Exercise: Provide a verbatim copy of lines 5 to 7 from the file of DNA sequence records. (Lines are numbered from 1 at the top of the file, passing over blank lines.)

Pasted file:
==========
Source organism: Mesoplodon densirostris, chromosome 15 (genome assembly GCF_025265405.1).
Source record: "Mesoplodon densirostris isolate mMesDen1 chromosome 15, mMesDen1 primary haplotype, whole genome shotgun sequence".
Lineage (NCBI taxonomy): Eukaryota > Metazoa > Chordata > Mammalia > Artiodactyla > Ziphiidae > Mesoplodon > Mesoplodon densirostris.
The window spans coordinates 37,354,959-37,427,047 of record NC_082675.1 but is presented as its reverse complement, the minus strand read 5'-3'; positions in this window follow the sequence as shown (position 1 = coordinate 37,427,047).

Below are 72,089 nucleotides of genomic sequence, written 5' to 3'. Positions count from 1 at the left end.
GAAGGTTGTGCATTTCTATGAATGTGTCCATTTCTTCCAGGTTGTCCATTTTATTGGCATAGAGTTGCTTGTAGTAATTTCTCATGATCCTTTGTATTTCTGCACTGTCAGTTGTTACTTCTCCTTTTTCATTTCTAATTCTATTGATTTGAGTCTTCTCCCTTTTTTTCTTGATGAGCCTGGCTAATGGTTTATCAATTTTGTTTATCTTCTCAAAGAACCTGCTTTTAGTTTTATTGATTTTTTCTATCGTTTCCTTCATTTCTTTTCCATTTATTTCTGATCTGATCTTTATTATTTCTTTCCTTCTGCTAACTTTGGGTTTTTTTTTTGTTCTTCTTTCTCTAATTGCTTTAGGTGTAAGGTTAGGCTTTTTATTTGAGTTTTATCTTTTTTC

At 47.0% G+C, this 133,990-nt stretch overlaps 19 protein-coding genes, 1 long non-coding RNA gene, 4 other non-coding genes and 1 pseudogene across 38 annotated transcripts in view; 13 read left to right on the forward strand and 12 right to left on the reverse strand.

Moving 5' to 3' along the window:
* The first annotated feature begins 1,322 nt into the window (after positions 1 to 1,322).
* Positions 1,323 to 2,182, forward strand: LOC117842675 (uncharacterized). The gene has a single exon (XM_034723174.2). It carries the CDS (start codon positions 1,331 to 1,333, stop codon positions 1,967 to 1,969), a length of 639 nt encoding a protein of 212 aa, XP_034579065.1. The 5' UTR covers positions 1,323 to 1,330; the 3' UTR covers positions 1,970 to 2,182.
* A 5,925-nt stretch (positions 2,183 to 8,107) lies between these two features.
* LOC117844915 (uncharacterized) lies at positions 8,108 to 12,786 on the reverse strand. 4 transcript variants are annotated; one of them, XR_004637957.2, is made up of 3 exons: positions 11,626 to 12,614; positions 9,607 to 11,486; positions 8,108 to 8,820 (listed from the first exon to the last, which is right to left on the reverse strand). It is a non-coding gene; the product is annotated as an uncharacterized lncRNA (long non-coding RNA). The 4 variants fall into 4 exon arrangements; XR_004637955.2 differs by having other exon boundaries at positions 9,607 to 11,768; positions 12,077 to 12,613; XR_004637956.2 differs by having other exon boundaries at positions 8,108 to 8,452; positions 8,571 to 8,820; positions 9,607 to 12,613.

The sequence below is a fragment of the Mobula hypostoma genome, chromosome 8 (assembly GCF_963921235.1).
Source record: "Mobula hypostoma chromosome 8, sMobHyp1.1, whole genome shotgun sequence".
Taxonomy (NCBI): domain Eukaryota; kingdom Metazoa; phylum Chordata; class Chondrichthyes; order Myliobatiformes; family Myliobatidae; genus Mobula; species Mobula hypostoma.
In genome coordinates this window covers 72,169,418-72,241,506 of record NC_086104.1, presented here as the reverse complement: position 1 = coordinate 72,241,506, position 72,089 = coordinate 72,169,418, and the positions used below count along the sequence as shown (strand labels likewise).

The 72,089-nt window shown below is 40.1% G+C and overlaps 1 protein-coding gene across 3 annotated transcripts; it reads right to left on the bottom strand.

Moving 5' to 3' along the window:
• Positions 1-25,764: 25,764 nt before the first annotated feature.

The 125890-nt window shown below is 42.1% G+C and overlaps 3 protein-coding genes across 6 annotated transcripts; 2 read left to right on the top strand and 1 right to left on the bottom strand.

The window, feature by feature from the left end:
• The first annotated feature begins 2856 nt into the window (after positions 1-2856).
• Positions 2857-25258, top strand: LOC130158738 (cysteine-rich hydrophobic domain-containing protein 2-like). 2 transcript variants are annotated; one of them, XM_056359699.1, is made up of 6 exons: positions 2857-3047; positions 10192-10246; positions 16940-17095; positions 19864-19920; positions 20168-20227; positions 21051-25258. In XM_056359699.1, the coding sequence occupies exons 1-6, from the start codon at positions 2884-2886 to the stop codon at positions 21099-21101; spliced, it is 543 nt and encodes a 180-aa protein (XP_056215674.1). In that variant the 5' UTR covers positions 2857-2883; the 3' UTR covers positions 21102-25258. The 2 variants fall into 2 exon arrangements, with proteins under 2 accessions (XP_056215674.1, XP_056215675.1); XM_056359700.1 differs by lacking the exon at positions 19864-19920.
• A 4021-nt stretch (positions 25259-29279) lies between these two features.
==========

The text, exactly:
Below are 72,089 nucleotides of genomic sequence, written 5' to 3'. Positions count from 1 at the left end.
GAAGGTTGTGCATTTCTATGAATGTGTCCATTTCTTCCAGGTTGTCCATTTTATTGGCATAGAGTTGCTTGTAGTAATTTCTCATGATCCTTTGTATTTCTGCACTGTCAGTTGTTACTTCTCCTTTTTCATTTCTAATTCTATTGATTTGAGTCTTCTCCCTTTTTTTCTTGATGAGCCTGGCTAATGGTTTATCAATTTTGTTTATCTTCTCAAAGAACCTGCTTTTAGTTTTATTGATTTTTTCTATCGTTTCCTTCATTTCTTTTCCATTTATTTCTGATCTGATCTTTATTATTTCTTTCCTTCTGCTAACTTTGGGTTTTTTTTTTGTTCTTCTTTCTCTAATTGCTTTAGGTGTAAGGTTAGGCTTTTTATTTGAGTTTTATCTTTTTTC

At 47.0% G+C, this 133,990-nt stretch overlaps 19 protein-coding genes, 1 long non-coding RNA gene, 4 other non-coding genes and 1 pseudogene across 38 annotated transcripts in view; 13 read left to right on the forward strand and 12 right to left on the reverse strand.